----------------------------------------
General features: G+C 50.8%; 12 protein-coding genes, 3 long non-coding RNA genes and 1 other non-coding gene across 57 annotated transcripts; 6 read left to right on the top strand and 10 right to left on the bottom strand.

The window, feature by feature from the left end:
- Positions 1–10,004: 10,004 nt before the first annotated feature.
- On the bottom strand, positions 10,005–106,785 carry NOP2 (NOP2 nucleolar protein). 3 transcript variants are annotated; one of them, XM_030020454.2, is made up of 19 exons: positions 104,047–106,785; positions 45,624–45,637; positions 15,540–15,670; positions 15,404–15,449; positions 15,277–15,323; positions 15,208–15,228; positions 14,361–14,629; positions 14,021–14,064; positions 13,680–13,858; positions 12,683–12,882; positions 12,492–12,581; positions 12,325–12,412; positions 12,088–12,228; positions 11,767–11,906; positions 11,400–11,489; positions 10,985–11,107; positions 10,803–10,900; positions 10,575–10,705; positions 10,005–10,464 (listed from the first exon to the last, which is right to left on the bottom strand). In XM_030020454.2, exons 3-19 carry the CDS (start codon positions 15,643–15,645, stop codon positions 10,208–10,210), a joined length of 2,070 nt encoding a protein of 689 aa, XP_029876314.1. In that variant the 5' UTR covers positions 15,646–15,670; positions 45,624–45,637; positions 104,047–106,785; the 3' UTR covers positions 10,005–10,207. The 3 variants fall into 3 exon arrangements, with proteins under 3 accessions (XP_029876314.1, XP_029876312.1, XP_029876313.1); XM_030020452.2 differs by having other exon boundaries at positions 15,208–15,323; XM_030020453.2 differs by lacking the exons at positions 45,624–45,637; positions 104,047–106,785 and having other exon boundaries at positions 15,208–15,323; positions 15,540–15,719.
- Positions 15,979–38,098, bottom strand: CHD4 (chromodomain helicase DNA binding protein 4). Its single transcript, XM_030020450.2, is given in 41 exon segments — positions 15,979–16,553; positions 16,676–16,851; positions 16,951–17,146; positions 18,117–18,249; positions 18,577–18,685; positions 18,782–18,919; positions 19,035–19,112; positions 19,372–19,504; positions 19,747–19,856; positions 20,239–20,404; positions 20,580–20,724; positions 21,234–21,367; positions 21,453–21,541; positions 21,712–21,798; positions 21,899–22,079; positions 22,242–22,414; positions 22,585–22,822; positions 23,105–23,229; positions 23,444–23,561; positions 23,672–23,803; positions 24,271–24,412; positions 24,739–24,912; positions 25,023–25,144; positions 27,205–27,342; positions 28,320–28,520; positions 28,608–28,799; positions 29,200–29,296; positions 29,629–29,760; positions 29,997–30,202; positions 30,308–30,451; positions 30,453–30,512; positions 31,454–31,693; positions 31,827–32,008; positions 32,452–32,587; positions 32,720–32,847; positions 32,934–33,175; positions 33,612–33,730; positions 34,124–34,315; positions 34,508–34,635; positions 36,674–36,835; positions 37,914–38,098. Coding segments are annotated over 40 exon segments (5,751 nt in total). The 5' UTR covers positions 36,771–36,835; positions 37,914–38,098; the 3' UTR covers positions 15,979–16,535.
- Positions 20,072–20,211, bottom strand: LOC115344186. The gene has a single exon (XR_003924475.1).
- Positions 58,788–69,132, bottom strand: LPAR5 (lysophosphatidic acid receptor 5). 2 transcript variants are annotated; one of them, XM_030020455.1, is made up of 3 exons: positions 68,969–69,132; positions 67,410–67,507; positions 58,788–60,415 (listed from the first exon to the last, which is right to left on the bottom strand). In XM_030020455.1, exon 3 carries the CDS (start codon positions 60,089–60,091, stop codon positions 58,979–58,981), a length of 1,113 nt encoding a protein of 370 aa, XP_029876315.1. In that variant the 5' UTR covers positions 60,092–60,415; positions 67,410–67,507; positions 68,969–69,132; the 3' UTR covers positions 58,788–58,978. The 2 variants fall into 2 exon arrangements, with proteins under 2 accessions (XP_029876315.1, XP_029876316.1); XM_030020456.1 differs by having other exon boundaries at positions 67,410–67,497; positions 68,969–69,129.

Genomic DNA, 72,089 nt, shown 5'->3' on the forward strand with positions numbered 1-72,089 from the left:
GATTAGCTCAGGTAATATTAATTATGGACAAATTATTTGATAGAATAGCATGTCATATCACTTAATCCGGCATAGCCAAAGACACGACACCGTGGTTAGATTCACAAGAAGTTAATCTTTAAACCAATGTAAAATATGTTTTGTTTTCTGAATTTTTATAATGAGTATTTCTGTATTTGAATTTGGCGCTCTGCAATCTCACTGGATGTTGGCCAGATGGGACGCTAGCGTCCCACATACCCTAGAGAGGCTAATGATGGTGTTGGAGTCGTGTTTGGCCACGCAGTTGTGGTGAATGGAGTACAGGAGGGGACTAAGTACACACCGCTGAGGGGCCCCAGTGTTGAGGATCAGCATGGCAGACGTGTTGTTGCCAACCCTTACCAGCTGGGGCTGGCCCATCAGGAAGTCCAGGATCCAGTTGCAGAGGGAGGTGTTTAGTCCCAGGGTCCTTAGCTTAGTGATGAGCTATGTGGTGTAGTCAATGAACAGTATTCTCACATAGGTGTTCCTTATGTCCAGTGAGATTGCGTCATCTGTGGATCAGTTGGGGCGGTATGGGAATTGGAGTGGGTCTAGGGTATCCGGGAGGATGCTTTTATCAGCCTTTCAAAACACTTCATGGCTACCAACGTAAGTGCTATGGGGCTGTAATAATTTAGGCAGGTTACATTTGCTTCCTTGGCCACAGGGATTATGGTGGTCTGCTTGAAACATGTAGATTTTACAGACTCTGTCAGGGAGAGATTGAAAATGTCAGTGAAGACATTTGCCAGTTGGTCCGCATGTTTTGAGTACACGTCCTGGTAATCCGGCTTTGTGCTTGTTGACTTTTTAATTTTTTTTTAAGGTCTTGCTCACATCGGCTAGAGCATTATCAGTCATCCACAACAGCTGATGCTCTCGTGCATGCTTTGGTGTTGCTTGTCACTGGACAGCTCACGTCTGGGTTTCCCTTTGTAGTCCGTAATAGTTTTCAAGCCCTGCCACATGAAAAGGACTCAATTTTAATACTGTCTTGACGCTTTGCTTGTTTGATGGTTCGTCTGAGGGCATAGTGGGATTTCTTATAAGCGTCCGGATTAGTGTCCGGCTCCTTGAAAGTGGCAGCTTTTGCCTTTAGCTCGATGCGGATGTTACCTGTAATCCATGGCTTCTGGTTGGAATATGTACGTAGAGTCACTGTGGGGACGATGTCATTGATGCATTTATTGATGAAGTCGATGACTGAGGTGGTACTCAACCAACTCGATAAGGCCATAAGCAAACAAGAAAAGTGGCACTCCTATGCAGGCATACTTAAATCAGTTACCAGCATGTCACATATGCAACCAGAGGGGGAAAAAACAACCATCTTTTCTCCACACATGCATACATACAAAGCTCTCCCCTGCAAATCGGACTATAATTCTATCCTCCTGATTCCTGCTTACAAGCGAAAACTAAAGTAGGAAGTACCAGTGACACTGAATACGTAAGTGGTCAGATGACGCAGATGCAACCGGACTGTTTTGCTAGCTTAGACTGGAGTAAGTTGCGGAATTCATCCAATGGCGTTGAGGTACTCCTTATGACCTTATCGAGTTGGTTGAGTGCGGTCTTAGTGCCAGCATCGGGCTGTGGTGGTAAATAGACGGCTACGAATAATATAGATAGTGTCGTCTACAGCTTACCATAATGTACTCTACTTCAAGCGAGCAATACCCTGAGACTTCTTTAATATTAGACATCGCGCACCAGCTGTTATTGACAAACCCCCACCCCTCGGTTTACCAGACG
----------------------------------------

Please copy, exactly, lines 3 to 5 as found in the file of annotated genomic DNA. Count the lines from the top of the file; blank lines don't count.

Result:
- Positions 1–10,004: 10,004 nt before the first annotated feature.
- On the bottom strand, positions 10,005–106,785 carry NOP2 (NOP2 nucleolar protein). 3 transcript variants are annotated; one of them, XM_030020454.2, is made up of 19 exons: positions 104,047–106,785; positions 45,624–45,637; positions 15,540–15,670; positions 15,404–15,449; positions 15,277–15,323; positions 15,208–15,228; positions 14,361–14,629; positions 14,021–14,064; positions 13,680–13,858; positions 12,683–12,882; positions 12,492–12,581; positions 12,325–12,412; positions 12,088–12,228; positions 11,767–11,906; positions 11,400–11,489; positions 10,985–11,107; positions 10,803–10,900; positions 10,575–10,705; positions 10,005–10,464 (listed from the first exon to the last, which is right to left on the bottom strand). In XM_030020454.2, exons 3-19 carry the CDS (start codon positions 15,643–15,645, stop codon positions 10,208–10,210), a joined length of 2,070 nt encoding a protein of 689 aa, XP_029876314.1. In that variant the 5' UTR covers positions 15,646–15,670; positions 45,624–45,637; positions 104,047–106,785; the 3' UTR covers positions 10,005–10,207. The 3 variants fall into 3 exon arrangements, with proteins under 3 accessions (XP_029876314.1, XP_029876312.1, XP_029876313.1); XM_030020452.2 differs by having other exon boundaries at positions 15,208–15,323; XM_030020453.2 differs by lacking the exons at positions 45,624–45,637; positions 104,047–106,785 and having other exon boundaries at positions 15,208–15,323; positions 15,540–15,719.
- Positions 15,979–38,098, bottom strand: CHD4 (chromodomain helicase DNA binding protein 4). Its single transcript, XM_030020450.2, is given in 41 exon segments — positions 15,979–16,553; positions 16,676–16,851; positions 16,951–17,146; positions 18,117–18,249; positions 18,577–18,685; positions 18,782–18,919; positions 19,035–19,112; positions 19,372–19,504; positions 19,747–19,856; positions 20,239–20,404; positions 20,580–20,724; positions 21,234–21,367; positions 21,453–21,541; positions 21,712–21,798; positions 21,899–22,079; positions 22,242–22,414; positions 22,585–22,822; positions 23,105–23,229; positions 23,444–23,561; positions 23,672–23,803; positions 24,271–24,412; positions 24,739–24,912; positions 25,023–25,144; positions 27,205–27,342; positions 28,320–28,520; positions 28,608–28,799; positions 29,200–29,296; positions 29,629–29,760; positions 29,997–30,202; positions 30,308–30,451; positions 30,453–30,512; positions 31,454–31,693; positions 31,827–32,008; positions 32,452–32,587; positions 32,720–32,847; positions 32,934–33,175; positions 33,612–33,730; positions 34,124–34,315; positions 34,508–34,635; positions 36,674–36,835; positions 37,914–38,098. Coding segments are annotated over 40 exon segments (5,751 nt in total). The 5' UTR covers positions 36,771–36,835; positions 37,914–38,098; the 3' UTR covers positions 15,979–16,535.